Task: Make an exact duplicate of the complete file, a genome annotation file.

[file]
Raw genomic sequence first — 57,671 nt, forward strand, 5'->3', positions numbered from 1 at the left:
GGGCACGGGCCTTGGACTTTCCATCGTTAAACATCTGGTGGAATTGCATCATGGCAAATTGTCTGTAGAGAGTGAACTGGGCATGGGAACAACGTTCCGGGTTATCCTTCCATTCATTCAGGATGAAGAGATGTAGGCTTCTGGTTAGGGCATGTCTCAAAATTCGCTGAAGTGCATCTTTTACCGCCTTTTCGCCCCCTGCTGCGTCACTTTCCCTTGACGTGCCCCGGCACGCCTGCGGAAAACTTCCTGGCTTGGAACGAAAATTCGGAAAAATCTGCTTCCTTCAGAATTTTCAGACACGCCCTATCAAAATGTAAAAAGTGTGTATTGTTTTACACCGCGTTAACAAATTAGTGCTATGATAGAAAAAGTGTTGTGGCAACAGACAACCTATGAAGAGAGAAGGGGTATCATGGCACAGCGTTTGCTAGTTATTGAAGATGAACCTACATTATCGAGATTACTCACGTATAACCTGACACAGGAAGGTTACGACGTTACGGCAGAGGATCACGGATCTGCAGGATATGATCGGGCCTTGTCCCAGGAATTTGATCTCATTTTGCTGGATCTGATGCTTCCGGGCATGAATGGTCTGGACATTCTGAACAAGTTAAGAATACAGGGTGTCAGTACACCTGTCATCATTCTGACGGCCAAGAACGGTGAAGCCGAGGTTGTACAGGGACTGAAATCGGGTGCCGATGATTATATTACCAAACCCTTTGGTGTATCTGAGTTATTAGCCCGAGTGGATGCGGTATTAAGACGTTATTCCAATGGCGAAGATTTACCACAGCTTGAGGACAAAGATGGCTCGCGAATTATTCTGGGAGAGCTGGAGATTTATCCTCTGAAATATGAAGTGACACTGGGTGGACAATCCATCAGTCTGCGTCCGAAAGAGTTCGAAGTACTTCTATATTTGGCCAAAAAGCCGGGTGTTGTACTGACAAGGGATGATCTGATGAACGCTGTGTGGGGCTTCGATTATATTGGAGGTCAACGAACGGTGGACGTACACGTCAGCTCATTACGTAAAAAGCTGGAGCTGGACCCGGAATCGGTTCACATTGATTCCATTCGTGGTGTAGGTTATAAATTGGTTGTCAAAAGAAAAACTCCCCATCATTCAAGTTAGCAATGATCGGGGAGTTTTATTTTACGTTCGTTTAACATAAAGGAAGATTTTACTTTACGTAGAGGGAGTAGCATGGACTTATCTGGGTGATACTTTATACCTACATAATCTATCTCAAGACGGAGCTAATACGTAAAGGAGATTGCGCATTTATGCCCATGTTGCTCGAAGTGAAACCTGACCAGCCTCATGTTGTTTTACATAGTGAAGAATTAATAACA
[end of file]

Raw genomic sequence first — 57,671 nt, forward strand, 5'->3', positions numbered from 1 at the left:
GGGCACGGGCCTTGGACTTTCCATCGTTAAACATCTGGTGGAATTGCATCATGGCAAATTGTCTGTAGAGAGTGAACTGGGCATGGGAACAACGTTCCGGGTTATCCTTCCATTCATTCAGGATGAAGAGATGTAGGCTTCTGGTTAGGGCATGTCTCAAAATTCGCTGAAGTGCATCTTTTACCGCCTTTTCGCCCCCTGCTGCGTCACTTTCCCTTGACGTGCCCCGGCACGCCTGCGGAAAACTTCCTGGCTTGGAACGAAAATTCGGAAAAATCTGCTTCCTTCAGAATTTTCAGACACGCCCTATCAAAATGTAAAAAGTGTGTATTGTTTTACACCGCGTTAACAAATTAGTGCTATGATAGAAAAAGTGTTGTGGCAACAGACAACCTATGAAGAGAGAAGGGGTATCATGGCACAGCGTTTGCTAGTTATTGAAGATGAACCTACATTATCGAGATTACTCACGTATAACCTGACACAGGAAGGTTACGACGTTACGGCAGAGGATCACGGATCTGCAGGATATGATCGGGCCTTGTCCCAGGAATTTGATCTCATTTTGCTGGATCTGATGCTTCCGGGCATGAATGGTCTGGACATTCTGAACAAGTTAAGAATACAGGGTGTCAGTACACCTGTCATCATTCTGACGGCCAAGAACGGTGAAGCCGAGGTTGTACAGGGACTGAAATCGGGTGCCGATGATTATATTACCAAACCCTTTGGTGTATCTGAGTTATTAGCCCGAGTGGATGCGGTATTAAGACGTTATTCCAATGGCGAAGATTTACCACAGCTTGAGGACAAAGATGGCTCGCGAATTATTCTGGGAGAGCTGGAGATTTATCCTCTGAAATATGAAGTGACACTGGGTGGACAATCCATCAGTCTGCGTCCGAAAGAGTTCGAAGTACTTCTATATTTGGCCAAAAAGCCGGGTGTTGTACTGACAAGGGATGATCTGATGAACGCTGTGTGGGGCTTCGATTATATTGGAGGTCAACGAACGGTGGACGTACACGTCAGCTCATTACGTAAAAAGCTGGAGCTGGACCCGGAATCGGTTCACATTGATTCCATTCGTGGTGTAGGTTATAAATTGGTTGTCAAAAGAAAAACTCCCCATCATTCAAGTTAGCAATGATCGGGGAGTTTTATTTTACGTTCGTTTAACATAAAGGAAGATTTTACTTTACGTAGAGGGAGTAGCATGGACTTATCTGGGTGATACTTTATACCTACATAATCTATCTCAAGACGGAGCTAATACGTAAAGGAGATTGCGCATTTATGCCCATGTTGCTCGAAGTGAAACCTGACCAGCCTCATGTTGTTTTACATAGTGAAGAATTAATAACA